Justia West Virginia Supreme Court of Appeals Opinion Summaries

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Two campus police officers at Shepherd University, Jay Longerbeam and Donald Buracker, were terminated due to alleged "misconduct" and "unprofessionalism" during two incidents in 2018 and 2019. The officers claimed that their termination was a result of age and disability discrimination, retaliation under the West Virginia Human Rights Act (HRA), violation of the West Virginia Whistle-blower Law, and common law wrongful discharge. The Circuit Court of Jefferson County granted summary judgment against both officers on all claims.The officers appealed the decision, arguing that the lower court erred in finding no genuine issues of material fact and in its handling of the burden-shifting paradigm. They contended that their conduct during the incidents was legally proper and that the court failed to consider intervening acts of reprisal which were more temporally proximate to their protected activity than their discharge.The Supreme Court of Appeals of West Virginia found that the lower court erred in its handling of the "temporal proximity" issue and the burden-shifting paradigm. The court also found that the officers offered more than sufficient evidence upon which a rational trier of fact could find retaliatory motivation. Therefore, the court reversed the lower court's grant of summary judgment as to the officers’ whistle-blower and Harless claims and remanded for further proceedings. However, the court affirmed the lower court's grant of summary judgment as to Buracker’s HRA disability discrimination claim, finding his evidence insufficient to create an inference of disability discrimination. View "Jay Longerbeam v. Shepherd University" on Justia Law

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The Supreme Court of Appeals of West Virginia granted a writ of prohibition to defendant Denita D. Berg, preventing the Circuit Court of Grant County from enforcing orders to sell personal property before determining its ownership. The orders were part of a case brought by Denita Berg's stepchildren, who alleged that Berg had not properly inventoried their father's estate after his death and had committed fraud.The Supreme Court's decision was based on the fact that the orders to sell the property were issued despite the existence of genuine issues of material fact about who owned it. The Court explained that the circuit court's order was erroneous as a matter of law because it went beyond the requirements of Rule 56(c) of the West Virginia Rules of Civil Procedure. Rule 56(c) states that summary judgment should only be granted when there is no genuine issue as to any material fact and the party is entitled to the judgment as a matter of law.The Court concluded that the circuit court had exceeded its legitimate powers by ordering the sale of the property when ownership was still in dispute. Therefore, it granted a writ of prohibition, as moulded, to preclude the circuit court from ordering the sale of the disputed property. View "State of West Virginia ex rel. Berg v. Ryan" on Justia Law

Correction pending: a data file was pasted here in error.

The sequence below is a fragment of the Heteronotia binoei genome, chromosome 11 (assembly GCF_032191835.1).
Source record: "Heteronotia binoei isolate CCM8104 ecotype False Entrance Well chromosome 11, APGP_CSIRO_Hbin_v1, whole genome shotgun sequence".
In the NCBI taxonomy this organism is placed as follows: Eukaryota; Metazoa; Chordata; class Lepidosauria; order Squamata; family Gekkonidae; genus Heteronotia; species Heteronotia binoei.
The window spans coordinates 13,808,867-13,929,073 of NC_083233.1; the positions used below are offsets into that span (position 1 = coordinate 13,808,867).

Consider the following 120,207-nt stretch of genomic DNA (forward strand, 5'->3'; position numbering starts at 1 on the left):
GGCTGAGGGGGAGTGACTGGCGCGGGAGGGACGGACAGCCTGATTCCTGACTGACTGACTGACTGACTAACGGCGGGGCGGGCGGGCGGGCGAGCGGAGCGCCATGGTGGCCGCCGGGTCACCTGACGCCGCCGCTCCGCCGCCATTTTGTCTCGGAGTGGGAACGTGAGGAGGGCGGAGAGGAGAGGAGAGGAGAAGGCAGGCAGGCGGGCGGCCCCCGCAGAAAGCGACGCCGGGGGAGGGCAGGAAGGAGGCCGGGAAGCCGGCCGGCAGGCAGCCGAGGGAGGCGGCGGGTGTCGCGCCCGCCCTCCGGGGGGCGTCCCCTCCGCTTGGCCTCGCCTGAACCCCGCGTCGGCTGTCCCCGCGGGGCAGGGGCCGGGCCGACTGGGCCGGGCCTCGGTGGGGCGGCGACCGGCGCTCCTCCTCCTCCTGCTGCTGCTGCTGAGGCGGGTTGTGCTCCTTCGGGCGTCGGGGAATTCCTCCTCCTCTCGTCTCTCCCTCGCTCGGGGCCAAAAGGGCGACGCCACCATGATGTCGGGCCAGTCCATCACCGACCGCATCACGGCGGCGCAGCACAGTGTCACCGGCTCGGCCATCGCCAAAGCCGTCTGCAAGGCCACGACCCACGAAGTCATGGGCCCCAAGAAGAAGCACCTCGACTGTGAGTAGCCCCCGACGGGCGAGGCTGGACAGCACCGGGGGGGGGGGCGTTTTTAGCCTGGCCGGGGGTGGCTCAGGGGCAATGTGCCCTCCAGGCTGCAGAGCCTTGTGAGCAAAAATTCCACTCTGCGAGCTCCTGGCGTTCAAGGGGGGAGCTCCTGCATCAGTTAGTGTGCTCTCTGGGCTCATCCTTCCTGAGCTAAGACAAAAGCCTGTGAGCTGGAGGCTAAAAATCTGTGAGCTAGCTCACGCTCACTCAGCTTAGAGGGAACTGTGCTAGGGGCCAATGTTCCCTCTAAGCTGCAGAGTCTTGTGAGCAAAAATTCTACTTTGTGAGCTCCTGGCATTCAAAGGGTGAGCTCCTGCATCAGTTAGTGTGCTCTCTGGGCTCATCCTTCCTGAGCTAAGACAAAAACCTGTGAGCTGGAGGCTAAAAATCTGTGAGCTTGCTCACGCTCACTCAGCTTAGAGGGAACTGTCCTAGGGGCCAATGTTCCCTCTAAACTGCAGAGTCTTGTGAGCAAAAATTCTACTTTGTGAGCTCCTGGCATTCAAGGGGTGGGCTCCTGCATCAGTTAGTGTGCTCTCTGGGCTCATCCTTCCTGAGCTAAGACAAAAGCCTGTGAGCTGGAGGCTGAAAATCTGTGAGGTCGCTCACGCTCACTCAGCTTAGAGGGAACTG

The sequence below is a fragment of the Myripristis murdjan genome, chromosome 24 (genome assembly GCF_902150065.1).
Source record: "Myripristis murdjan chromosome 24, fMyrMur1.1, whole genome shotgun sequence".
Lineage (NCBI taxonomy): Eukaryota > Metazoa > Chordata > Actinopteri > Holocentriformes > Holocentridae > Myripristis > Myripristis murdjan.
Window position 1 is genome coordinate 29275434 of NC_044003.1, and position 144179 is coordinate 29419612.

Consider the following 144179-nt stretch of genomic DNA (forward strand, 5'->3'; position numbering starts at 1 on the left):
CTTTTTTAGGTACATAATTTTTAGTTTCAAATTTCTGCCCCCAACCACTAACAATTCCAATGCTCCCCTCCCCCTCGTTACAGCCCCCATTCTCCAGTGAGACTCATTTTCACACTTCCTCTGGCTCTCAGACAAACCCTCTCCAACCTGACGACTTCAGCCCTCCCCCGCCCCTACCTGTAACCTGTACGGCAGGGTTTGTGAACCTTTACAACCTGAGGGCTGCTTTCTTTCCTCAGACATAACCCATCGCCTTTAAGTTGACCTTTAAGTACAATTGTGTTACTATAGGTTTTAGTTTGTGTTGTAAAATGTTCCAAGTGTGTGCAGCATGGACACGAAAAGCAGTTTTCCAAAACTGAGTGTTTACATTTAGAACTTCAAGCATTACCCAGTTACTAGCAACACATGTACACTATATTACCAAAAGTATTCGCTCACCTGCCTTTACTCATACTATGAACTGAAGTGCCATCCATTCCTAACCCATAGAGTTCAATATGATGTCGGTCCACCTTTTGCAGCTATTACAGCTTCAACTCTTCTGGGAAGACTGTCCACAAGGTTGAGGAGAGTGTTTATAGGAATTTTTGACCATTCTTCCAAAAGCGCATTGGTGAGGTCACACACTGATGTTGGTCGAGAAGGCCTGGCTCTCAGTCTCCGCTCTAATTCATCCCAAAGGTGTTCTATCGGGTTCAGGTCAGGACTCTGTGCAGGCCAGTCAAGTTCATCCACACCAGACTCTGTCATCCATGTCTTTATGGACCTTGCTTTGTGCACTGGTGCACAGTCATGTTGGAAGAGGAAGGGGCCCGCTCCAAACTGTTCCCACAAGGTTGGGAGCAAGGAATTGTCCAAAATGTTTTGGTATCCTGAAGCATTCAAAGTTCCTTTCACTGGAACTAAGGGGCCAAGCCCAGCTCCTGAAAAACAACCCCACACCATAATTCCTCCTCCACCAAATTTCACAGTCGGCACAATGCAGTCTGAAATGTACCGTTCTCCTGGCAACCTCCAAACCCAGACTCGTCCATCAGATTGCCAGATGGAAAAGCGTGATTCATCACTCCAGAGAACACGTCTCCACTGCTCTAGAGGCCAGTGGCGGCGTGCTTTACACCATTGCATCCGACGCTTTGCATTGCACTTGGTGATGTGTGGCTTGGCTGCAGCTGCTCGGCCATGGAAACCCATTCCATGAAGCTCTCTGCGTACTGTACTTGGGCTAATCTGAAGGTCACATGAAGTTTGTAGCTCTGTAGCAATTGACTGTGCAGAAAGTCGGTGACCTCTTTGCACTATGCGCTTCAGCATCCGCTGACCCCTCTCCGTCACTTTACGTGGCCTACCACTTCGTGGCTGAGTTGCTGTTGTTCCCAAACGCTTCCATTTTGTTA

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In the case before the Supreme Court of Appeals of West Virginia, the Board of Education of the County of Cabell challenged two state laws that required the Board to include funding for the Cabell County Public Library and the Greater Huntington Park and Recreation District in its excess levy proposals. The Board argued that these laws violated the equal protection guarantees of the West Virginia Constitution because they imposed funding requirements on the Board that were not required of other county boards of education.The court agreed with the Board, finding that the laws did indeed create a discriminatory classification. The court noted that 53 other county boards were free to seek voter approval of excess levy funding without such restrictions. The court could not find a compelling state interest to justify this unequal classification.The court also addressed a second issue related to equalization payments for fiscal years 2024 and 2025. The court concluded that although the Board was required to make annual payments to the Library and the Park District, it was not required to make equalization payments for these fiscal years.The court reversed the lower court's decision and remanded the case with instructions to dismiss the respondents’ Verified Petition for Writ of Mandamus. View "Board of Education v. Cabell County Public Library" on Justia Law